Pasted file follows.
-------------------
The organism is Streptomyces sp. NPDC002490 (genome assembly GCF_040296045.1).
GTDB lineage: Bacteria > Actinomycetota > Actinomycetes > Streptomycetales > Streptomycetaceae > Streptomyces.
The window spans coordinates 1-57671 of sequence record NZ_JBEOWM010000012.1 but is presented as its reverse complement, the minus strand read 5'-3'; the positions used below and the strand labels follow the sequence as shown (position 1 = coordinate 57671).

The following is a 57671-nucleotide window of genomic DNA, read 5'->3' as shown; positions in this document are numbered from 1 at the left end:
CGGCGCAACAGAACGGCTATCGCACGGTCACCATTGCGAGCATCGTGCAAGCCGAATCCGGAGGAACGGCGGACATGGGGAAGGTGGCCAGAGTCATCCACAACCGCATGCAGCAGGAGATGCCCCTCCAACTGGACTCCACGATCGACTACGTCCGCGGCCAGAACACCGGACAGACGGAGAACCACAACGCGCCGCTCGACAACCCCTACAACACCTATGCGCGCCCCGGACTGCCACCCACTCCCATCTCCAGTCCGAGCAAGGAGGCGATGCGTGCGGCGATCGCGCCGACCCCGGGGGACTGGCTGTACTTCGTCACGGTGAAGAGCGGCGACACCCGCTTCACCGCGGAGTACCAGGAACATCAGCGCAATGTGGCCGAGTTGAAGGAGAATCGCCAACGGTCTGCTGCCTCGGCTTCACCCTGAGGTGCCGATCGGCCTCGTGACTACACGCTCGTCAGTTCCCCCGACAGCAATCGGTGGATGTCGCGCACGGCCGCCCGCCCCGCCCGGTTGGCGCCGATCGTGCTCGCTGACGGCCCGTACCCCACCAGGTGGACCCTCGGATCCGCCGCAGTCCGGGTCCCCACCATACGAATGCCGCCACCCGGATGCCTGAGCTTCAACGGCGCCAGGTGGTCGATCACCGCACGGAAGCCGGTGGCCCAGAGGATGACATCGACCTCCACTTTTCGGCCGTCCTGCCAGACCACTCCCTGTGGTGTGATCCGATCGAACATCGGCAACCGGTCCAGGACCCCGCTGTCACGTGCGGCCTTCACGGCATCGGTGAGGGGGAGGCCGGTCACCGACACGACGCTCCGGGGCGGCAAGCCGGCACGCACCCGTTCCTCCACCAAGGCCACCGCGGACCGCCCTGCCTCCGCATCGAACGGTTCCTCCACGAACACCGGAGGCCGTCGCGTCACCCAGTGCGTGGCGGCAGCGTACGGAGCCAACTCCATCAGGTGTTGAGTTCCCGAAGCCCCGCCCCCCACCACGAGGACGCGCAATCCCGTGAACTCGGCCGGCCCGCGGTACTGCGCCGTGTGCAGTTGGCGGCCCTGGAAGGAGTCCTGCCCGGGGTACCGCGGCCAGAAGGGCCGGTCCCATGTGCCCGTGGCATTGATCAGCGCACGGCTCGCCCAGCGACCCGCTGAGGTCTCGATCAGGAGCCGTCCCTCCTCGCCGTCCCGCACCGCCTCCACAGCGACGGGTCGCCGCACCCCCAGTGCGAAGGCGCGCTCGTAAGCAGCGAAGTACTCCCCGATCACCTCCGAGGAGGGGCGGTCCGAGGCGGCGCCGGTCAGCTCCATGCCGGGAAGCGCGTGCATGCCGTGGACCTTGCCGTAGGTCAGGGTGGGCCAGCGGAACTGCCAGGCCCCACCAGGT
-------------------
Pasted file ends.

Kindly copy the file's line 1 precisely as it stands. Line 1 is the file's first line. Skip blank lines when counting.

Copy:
The organism is Streptomyces sp. NPDC002490 (genome assembly GCF_040296045.1).